TALLAHASSEE, Fla. — As National School Breakfast Week comes to a close, Agriculture Commissioner Nikki Fried hosted a virtual press conference to discuss school nutrition, chronic hunger, and important food insecurity legislation in the Florida House and Senate. Commissioner Fried was joined by State Senator Darryl Rouson (SD-19), Chair of the Florida Senate Agriculture Committee; State Representative Allison Tant (HD-9), a member of the Florida House Agriculture & Natural Resources Appropriations Subcommittee; and Lakeisha Hood, Director of the Division of Food, Nutrition and Wellness at the Florida Department of Agriculture and Consumer Services (FDACS).
She was virtually joined students at McMullen Booth Elementary School in Clearwater, cheerleaders from the Tampa Bay Buccaneers, Bucs mascot Captain Fear, and the Florida Dairy Farmers to mark National School Breakfast Week with a blender bike challenge, a competition making healthy smoothies through physical activity.
Senate Bill 1768 by Senator Rouson and House Bill 1191 by Representative Tant will significantly improve access to nutrition in Florida. The legislation will establish universal free school breakfast and lunch across Florida; provide tax credits to farmers who donate farm-fresh food; study food insecurity issues in low-income communities; and appropriate $7 million for state purchases of locally-grown food from Florida farmers, $1.25 million for local food bank grants and $1.5 million for pilot programs for healthy food access and medical prescriptions for nutrition.
“For so many Florida kids, school meals are the only meals they can count on. COVID-19 has only made hunger so much worse, and it’s shed light on the need to continue improving how we help feed Florida’s families,” said Fried. “I’m proud to partner this legislative session with Senator Rouson and Representative Tant, and I thank them for stepping up for our kids and hungry families all across our state.”
“We know that the pandemic, as the Commissioner said, has and will continue to exacerbate problems with food insecurity, especially for children,” said Senator Darryl Rouson. “SB 1768 will take a step in the right direction through expanded and new pilot programs, such as the Healthy Food Access Program to support transportation projects that connect low-income and low-access residents to healthy food outlets.”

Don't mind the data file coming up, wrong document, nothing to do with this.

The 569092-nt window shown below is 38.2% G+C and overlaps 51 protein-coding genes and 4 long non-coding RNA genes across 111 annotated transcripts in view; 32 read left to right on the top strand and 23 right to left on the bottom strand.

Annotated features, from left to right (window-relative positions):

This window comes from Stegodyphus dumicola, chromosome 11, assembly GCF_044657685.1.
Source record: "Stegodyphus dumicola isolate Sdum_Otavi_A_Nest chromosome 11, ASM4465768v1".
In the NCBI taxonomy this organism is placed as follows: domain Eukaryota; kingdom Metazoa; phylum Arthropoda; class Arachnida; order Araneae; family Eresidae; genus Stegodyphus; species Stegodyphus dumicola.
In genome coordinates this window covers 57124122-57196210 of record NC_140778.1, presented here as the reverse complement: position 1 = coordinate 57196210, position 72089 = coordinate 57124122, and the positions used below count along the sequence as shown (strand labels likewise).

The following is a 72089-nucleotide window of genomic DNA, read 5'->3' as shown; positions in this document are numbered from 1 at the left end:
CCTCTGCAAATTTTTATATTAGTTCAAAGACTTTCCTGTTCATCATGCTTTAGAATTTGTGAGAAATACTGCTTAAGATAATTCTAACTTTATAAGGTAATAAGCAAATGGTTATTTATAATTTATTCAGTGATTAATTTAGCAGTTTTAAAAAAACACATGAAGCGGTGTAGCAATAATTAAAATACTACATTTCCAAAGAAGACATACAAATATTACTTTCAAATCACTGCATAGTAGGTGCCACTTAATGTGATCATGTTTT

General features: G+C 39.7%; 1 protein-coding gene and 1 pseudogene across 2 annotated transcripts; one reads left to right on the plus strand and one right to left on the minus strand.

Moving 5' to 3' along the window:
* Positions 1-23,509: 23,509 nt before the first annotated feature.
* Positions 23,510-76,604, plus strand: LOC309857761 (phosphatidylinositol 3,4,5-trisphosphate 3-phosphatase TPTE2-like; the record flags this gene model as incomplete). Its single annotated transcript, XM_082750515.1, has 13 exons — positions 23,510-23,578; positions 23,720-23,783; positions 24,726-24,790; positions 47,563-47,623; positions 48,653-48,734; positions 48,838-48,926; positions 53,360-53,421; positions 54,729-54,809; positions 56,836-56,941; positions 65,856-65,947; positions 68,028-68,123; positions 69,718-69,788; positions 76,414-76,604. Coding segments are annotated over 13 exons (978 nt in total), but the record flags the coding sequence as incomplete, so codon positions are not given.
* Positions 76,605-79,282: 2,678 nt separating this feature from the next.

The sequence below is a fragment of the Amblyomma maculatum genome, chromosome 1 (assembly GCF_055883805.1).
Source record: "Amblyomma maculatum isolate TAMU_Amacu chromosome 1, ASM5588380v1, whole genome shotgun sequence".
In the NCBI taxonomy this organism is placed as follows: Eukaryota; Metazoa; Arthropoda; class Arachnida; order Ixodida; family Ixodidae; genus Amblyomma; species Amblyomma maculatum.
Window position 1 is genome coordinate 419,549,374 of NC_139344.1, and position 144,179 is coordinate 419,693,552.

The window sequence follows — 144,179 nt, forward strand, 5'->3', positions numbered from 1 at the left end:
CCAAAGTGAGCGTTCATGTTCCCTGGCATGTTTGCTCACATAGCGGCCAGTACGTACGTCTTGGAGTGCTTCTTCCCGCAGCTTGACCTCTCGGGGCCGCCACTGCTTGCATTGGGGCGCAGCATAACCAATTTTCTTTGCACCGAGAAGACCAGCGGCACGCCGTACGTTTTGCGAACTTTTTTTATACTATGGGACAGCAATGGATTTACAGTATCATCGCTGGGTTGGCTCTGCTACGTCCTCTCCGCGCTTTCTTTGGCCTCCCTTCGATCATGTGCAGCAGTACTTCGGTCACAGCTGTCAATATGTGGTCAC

“Leon County has among the highest level of family food insecurity in the state, where one in three children are food insecure. My mother was one of eight children, and they grew up in poverty at the height of the Great Depression, picking produce to earn a few pennies and put food on the family table,” said Representative Allison Tant. “Food insecurity is not theoretical – it’s very real in my community, which is why HB 1191 is so important. In addition to helping our school children have healthy food, it helps make sure that we promote Florida produce among state entities and support our local Florida farmers.”
Background: Nearly three million Floridians face chronic hunger, including 850,000 children, and nearly one in four Floridians are unsure about affording their next meal. FDACS oversees numerous food and nutrition assistance programs, including The Emergency Food Assistance Program for seniors and low-income families, and the state’s $1.3 billion school meals program, which served 319 million meals to 2.8 million Florida children last school year. FDACS also oversees the Summer BreakSpot program which feeds children while schools are out; with schools closed early due to COVID-19, FDACS and its non-profit and community partners served 74 million meals from March-August 2020.